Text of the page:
Vaison-la-Romaine seen from high in the medieval upper town

Coat of arms

Coordinates: 44°14′32″N 5°04′21″E / 44.2422°N 5.0724°E / 44.2422; 5.0724Coordinates: 44°14′32″N 5°04′21″E / 44.2422°N 5.0724°E / 44.2422; 5.0724
Country France
Region Provence-Alpes-Côte d'Azur
Department Vaucluse
Arrondissement Carpentras
Canton Vaison-la-Romaine
Intercommunality Pays Voconces
  Mayor (2014–2020) Jean-François Périlhou
Area1 26.99 km2 (10.42 sq mi)
Population (2013)2 6,089
  Density 230/km2 (580/sq mi)
Time zone CET (UTC+1)
  Summer (DST) CEST (UTC+2)
INSEE/Postal code 84137 / 84110
Elevation 156–493 m (512–1,617 ft)
(avg. 204 m or 669 ft)

1 French Land Register data, which excludes lakes, ponds, glaciers > 1 km² (0.386 sq mi or 247 acres) and river estuaries.

2 Population without double counting: residents of multiple communes (e.g., students and military personnel) only counted once.

Vaison-la-Romaine (Latin: Vasio Vocontiorum) is a commune in the Vaucluse department in the Provence-Alpes-Côte d'Azur region in southeastern France.The French archaeologist and hellenist Henri Metzger (1912–2007) died here.

The historic section is in two parts, the Colline du Château on a height on one side of the Ouvèze, the "upper city" and on the opposite bank, the "lower city" centered on the Colline de la Villasse.


Narrow passages and archway in medieval quarter
The area was inhabited in the Bronze Age. At the end of the fourth century BCE, the upper city of Vaison became the capital of a Celtic tribe, the Vocontii or Voconces. After the Roman conquest (125-118 BCE) the Vocontii retained a certain degree of autonomy; they had two capitals, Luc-en-Diois (in modern Drôme département), apparently the religious center, and Vaison. Their continued authority in the gradual Romanization of the Celtic oppidum[1] meant that the city plan incurred no disruptive re-founding along rigid Roman orthography. The city's modern archaeologist Christian Goudineau has suggested that early examples were set by Vocontian aristocrats who moved down from the oppidum and established villas along the river, around which the Gallo-Roman city accreted.[2] In the Roman period it became one of the richest cities of Gallia Narbonensis, with numerous geometric mosaic pavements[3] a fine small theatre on a rocky hillslope, probably built during the reign of Tiberius, whose statue was found in a prominent place on its site.[4] The Polyclitan Vaison Diadumenos (now in the British Museum) was discovered in the theatre in the nineteenth century.[5]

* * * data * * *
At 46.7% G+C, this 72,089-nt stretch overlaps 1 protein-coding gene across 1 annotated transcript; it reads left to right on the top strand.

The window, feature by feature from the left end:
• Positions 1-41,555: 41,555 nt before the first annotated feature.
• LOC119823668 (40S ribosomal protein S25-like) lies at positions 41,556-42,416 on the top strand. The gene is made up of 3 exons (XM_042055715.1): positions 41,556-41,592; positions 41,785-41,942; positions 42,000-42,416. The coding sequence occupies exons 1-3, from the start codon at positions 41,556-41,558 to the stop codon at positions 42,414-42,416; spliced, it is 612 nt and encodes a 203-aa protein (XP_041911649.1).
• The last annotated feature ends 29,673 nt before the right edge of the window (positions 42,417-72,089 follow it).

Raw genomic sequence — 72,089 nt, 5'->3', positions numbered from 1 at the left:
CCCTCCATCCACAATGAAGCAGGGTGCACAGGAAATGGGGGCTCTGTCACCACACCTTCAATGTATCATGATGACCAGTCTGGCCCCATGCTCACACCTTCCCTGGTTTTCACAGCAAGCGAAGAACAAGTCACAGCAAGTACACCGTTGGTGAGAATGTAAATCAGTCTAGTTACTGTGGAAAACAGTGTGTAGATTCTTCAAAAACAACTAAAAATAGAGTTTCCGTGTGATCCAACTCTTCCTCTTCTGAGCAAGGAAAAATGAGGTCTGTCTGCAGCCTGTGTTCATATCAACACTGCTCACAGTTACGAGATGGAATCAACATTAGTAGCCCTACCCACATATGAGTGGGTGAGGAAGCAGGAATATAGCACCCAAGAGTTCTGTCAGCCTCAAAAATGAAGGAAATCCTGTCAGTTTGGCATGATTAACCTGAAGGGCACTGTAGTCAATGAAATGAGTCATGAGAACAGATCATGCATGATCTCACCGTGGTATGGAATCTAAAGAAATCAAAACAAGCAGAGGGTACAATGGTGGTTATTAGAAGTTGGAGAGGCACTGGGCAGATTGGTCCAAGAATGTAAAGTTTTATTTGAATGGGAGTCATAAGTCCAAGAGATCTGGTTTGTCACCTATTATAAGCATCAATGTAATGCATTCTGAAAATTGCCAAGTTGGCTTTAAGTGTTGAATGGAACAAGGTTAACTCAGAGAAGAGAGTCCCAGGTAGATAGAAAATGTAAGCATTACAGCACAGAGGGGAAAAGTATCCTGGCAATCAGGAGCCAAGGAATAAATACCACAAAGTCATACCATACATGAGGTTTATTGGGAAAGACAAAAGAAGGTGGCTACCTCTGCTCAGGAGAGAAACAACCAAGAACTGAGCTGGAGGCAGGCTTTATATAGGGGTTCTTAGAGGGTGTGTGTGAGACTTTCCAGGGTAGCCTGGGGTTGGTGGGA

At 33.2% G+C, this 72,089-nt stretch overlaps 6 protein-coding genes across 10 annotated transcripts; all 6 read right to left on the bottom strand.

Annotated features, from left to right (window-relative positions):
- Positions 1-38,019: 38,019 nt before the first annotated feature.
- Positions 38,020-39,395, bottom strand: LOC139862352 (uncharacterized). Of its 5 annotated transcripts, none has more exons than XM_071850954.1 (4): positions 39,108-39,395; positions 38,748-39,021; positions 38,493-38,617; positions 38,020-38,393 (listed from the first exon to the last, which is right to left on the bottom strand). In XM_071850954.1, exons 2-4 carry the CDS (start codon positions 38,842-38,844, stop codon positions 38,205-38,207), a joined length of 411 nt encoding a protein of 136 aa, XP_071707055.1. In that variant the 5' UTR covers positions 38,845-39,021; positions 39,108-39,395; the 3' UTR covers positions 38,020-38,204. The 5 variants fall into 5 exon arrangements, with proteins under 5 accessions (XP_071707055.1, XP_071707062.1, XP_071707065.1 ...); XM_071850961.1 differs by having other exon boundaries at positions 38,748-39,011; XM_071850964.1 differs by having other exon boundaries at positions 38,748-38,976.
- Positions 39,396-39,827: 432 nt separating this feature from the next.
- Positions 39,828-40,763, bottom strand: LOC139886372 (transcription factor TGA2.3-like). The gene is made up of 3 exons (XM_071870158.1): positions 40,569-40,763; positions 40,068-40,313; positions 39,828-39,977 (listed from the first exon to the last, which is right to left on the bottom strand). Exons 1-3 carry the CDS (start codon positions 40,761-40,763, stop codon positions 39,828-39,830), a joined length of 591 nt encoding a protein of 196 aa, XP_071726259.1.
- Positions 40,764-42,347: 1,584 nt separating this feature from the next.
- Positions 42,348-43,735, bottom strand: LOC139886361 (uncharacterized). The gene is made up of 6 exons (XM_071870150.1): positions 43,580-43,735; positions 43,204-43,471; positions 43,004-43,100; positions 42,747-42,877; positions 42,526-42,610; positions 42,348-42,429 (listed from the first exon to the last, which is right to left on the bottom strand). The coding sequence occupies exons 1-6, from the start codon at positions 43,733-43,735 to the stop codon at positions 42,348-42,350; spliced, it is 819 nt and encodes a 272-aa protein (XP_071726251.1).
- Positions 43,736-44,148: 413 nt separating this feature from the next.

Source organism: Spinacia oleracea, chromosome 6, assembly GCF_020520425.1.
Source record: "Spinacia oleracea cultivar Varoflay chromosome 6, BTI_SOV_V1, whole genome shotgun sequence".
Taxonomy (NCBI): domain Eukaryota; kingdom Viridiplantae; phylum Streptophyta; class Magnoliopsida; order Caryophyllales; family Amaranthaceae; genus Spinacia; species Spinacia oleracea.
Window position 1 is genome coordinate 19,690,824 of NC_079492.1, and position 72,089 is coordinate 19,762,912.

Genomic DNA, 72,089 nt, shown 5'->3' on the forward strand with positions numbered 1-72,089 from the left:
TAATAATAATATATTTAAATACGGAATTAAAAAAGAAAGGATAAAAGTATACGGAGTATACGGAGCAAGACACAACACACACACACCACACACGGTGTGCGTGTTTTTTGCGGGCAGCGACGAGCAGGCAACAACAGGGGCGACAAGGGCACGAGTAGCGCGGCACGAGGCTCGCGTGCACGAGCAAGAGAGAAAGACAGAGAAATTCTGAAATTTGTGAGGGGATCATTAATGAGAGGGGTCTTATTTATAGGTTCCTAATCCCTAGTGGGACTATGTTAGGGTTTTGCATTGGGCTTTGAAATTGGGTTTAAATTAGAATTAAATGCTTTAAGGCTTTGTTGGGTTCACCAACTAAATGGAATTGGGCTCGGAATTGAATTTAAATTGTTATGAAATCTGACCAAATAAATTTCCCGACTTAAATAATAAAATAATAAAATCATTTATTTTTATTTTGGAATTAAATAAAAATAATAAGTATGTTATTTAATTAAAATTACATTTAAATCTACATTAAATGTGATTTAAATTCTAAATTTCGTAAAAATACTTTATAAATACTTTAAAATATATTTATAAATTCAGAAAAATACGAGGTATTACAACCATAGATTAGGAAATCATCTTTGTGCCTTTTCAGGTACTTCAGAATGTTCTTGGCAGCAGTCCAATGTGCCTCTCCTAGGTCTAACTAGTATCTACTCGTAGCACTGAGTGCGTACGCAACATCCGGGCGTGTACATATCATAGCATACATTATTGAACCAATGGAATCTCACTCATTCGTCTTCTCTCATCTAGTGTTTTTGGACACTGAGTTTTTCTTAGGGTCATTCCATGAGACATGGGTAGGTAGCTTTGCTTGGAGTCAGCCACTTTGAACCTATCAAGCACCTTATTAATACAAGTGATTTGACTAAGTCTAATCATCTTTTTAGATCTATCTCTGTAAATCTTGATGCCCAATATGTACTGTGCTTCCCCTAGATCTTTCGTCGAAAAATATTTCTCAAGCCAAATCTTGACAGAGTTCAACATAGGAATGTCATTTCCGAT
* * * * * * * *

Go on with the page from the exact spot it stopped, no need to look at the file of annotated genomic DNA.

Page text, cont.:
At Vasio Pompeius Trogus, the Augustan historian, was born.

The barbarian invasions were presaged by a pillaging and burning in 276, from which Roman Vasio recovered, but in the fifth century the benches of the theatre began to be reused as Christian tombstones. Vaison belonged the Burgundians, was taken by the Ostrogoths in 527, then by Clotaire I, King of the Franks in 545, and became part of Provence

The disputes which broke out in the twelfth century between the counts of Provence, who had refortified the ancient "upper town" and the bishops, each of whom were in possession of half the town, were injurious to its prosperity; they were ended by a treaty negotiated in 1251 by the future pope Clement IV, a native of Saint-Gilles-du-Gard.

At disturbed times of the Middle Ages, the inhabitants emigrated to the higher ground on the left bank of Ouvèze, with the shelter of the ramparts and a strong castle. From the eighteenth century most of the population had moved back down to the plains by the river.

A flood struck Vaison-la-Romaine on 22 September 1992, costing $1.5 billion in damages. It was the town's worst flood since 1632, and was featured in the Discovery Channel series Destroyed In Seconds.

Main sights

The Vaison Diadumenos in the British Museum

One of the most interesting aspects of the town is its geography, and its Roman ruins. The Roman ruins and the modern town are in the valley on the banks of the river Ouvèze which is crossed by an ancient bridge from the 1st century AD.

The medieval town is high on the rocky cliff. The valley floor was safe from attack in Roman and modern times. In the Middle Ages attacks were frequent, and the town retreated up-hill to a more defensible position.

The apse of the Church of St. Quenin, dedicated to Saint Quinidius, seems to date from the eighth century; it is one of the oldest in France.

As a whole the cathedral dates from the 11th century, but the apse and the apsidal chapels are from the Merovingian period.

At Vaison-la-Romaine, a street was named Impasse Alice Colonieu.

The town also has a famous open air market held on Tuesdays year round.[6]

Twin towns

See also


  1. The jurisdiction of the Roman civitas coexisted for some time with the Gaulish oppidum, according to Christian Goudineau.
  2. Christian Goudineau, Les fouilles de la Maison au Dauphin. Recherches sur la romanisation de Vaison-la-Romaine (Paris: CNRS) 1979
  3. There are sixty-nine, mostly fragmentary, noted in Henri Lavagne , Recueil général des mosaïques de la Gaule. Vol. 3.3 "Province de Narbonnaise, Partie sud-est".
  4. Julius S. Gassner, "The Roman Theater at Vaison-la-Romaine" The Classical Journal 61.7 (April 1966), pp. 314-317.
  5. British Museum Collection
  6. "The markets, a reflection of the Provencal identity".


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